3
$\begingroup$

Question

Prove/disprove: if A, a matrix nxn over field F is skew-symmetric then A congruents with a diagonal matrix.

My thoughts

I know that any symmetric matrix whose entries are real can be diagonalized by an orthogonal matrix. But is it true for skew-symmetric as well? I really have no idea what to do here... I know A consists of zeros on it's diagonal. it means it's nilpotent? if so, the eigenvalues are only zeros, I guess it means that its diagonal matrix should be all zeros?

I'm really confused here, any lead would help, many thanks.

$\endgroup$
1
  • 1
    $\begingroup$ I can't answer your question, but knowing that $A$ has $0$ as diagonal entries (true) is not enough to infer it's nilpotent. $\endgroup$ – Gabriel Romon May 11 '14 at 11:34
2
$\begingroup$

Hint. Suppose $\operatorname{char}(\mathbb F)\ne2$. If $A$ is skew-symmetric and $A=P^TDP$ for some invertible matrix $P$ and diagonal matrix $D$, then $D$ has to be skew-symmetric too.

When $\operatorname{char}(\mathbb F)=2$, consider $A=\pmatrix{0&1\\ 1&0}$ and also $A=I_2$.

$\endgroup$
6
  • $\begingroup$ if I get your hint right, you say that assuming A is congruent with a diagonal matrix, exists a P such that PAP is diagonal. By your hint it's definitely all zeros? (Each column of P is a vector x and each row of P is X transposed?) wherease *=T but that gives me information only about the diagonal itself. no? It's the same as saying A's diagonal is all zeros. $\endgroup$ – Splash May 11 '14 at 11:55
  • 1
    $\begingroup$ @Splash The question is talking about a general field $\mathbb{F}$, so the term "congruence" should refer to $T$-congruence, not $\ast$-congruence. If $A=P^TDP$ for some invertible $X$ and diagonal $D$, then $x^TAx=(Px)^TD(Px)=0$ for every vector $x$ because $A$ is skew-symmetric. It follows that $y^TDy=0$ for every vector $y$. $\endgroup$ – user1551 May 11 '14 at 12:38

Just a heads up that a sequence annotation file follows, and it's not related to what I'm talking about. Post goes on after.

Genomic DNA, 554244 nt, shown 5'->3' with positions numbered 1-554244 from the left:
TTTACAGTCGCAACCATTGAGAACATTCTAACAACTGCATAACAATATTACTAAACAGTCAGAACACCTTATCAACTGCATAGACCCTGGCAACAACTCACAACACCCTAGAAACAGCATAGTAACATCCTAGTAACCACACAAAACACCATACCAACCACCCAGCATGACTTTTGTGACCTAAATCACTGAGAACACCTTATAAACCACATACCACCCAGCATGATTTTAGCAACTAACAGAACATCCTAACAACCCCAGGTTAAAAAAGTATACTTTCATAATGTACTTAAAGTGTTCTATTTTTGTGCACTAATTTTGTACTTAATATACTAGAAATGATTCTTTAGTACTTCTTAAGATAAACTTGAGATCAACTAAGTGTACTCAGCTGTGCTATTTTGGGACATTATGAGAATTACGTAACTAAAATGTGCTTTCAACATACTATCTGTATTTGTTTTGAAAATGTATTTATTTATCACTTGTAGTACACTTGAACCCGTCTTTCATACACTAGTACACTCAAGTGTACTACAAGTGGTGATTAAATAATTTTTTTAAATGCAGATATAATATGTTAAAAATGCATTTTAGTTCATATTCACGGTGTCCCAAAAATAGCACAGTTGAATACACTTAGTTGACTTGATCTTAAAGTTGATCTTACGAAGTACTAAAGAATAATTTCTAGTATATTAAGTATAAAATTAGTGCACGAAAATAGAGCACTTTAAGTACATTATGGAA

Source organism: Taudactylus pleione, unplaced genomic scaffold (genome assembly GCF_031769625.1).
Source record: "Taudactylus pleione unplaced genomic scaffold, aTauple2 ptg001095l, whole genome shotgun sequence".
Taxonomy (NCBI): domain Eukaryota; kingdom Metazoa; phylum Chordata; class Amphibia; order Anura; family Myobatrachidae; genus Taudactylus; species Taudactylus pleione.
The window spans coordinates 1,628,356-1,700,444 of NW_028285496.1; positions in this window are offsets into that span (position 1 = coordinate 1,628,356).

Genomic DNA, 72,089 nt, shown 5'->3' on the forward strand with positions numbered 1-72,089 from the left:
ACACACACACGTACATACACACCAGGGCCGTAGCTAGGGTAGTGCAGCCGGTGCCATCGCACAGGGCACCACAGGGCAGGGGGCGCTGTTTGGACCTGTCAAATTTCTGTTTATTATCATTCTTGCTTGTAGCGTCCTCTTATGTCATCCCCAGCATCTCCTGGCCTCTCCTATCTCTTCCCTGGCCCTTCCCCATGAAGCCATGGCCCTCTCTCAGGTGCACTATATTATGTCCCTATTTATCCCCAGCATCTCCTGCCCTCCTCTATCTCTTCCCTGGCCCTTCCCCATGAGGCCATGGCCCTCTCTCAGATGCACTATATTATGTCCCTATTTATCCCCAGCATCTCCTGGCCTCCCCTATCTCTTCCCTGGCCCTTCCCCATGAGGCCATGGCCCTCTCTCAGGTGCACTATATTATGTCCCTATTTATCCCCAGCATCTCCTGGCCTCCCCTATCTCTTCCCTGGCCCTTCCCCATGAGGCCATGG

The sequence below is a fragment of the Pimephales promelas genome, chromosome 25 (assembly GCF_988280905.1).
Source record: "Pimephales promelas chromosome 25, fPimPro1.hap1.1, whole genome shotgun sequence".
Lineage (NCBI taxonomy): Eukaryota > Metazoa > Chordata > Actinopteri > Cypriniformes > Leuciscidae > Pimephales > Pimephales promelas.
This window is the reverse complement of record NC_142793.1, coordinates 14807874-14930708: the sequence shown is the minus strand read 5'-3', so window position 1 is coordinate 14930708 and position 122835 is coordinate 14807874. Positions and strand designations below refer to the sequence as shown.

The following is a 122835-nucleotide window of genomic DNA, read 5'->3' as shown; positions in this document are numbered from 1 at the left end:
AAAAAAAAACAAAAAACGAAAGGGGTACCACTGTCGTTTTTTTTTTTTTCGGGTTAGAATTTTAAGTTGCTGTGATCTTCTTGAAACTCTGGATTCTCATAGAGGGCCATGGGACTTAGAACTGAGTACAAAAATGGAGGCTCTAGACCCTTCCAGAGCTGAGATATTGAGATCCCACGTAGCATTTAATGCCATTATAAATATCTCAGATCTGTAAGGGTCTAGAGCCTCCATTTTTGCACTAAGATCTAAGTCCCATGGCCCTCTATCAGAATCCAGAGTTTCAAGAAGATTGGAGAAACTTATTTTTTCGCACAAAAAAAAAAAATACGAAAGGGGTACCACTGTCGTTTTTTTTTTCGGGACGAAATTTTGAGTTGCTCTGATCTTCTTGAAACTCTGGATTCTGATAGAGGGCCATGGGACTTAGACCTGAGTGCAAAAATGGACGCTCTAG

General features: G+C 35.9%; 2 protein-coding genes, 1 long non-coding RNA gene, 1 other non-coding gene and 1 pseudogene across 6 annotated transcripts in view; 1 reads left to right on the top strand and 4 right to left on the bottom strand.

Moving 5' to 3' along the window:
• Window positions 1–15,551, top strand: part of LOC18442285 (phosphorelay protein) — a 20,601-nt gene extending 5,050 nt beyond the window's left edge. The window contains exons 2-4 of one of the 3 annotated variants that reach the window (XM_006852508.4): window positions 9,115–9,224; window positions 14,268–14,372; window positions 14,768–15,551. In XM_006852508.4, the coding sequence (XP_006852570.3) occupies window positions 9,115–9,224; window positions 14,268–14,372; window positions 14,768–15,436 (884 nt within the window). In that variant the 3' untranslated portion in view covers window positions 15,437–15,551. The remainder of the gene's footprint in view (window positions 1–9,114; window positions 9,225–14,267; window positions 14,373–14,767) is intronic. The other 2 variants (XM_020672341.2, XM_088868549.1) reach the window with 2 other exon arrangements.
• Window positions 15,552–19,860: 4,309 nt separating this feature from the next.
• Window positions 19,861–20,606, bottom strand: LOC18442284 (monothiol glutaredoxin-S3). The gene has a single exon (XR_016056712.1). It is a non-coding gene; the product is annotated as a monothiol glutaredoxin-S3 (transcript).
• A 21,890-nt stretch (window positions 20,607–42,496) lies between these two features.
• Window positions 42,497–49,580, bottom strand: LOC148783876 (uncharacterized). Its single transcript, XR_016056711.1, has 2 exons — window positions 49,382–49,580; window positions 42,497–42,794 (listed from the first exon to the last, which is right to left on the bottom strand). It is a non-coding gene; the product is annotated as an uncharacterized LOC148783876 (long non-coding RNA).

• 1
    $\begingroup$ @Splash Yes, the proof is complete if you could show that $D$ has a zero diagonal. As to your second question, well, $D$ is a diagonal matrix. To know its diagonal is to know the whole matrix, because all off-diagonal entries are known values (i.e. $0$)! $\endgroup$ – user1551 May 11 '14 at 14:53
  • $\begingroup$ sorry I erased my question because i thought it wan't clear :) You say that if exists such a diagonal D, it must consists of merely zeros. and then you proved it. got it. but you are showing this only "if such a D exists". What if it does not exists? I mean, I was asked to prove or disprove. how can I know there is no other skew-symmetric matrix that does not congruent with a diagonal matrix? thanks. $\endgroup$ – Splash May 11 '14 at 15:01
  • 1
    $\begingroup$ @Splash If $D$ does not exist, then $A$ is not congruent to a diagonal matrix. If $D$ exists, it has to be zero. In other words, when $\operatorname{char}(\mathbb F)\ne2$, the only skew-symmetric matrix $A$ that is congruent to a diagonal matrix is the zero matrix. The story is a bit different when $\operatorname{char}(\mathbb F)=2$. $\endgroup$ – user1551 May 11 '14 at 15:06
1
$\begingroup$

Let T: $R^2\rightarrow R^2$ be a linear operator such that $T(x,y)=(-y, x)...$ let A be the matrix of T... Then A is a real skew-symmetric matrix and A is not diagonalizable over R.(Though A is diagonalizable over C)... So, skew-symmetric matrices are not diagonalizable always...

$\endgroup$

Your Answer

By clicking “Post Your Answer”, you agree to our terms of service, privacy policy and cookie policy

Not the answer you're looking for? Browse other questions tagged or ask your own question.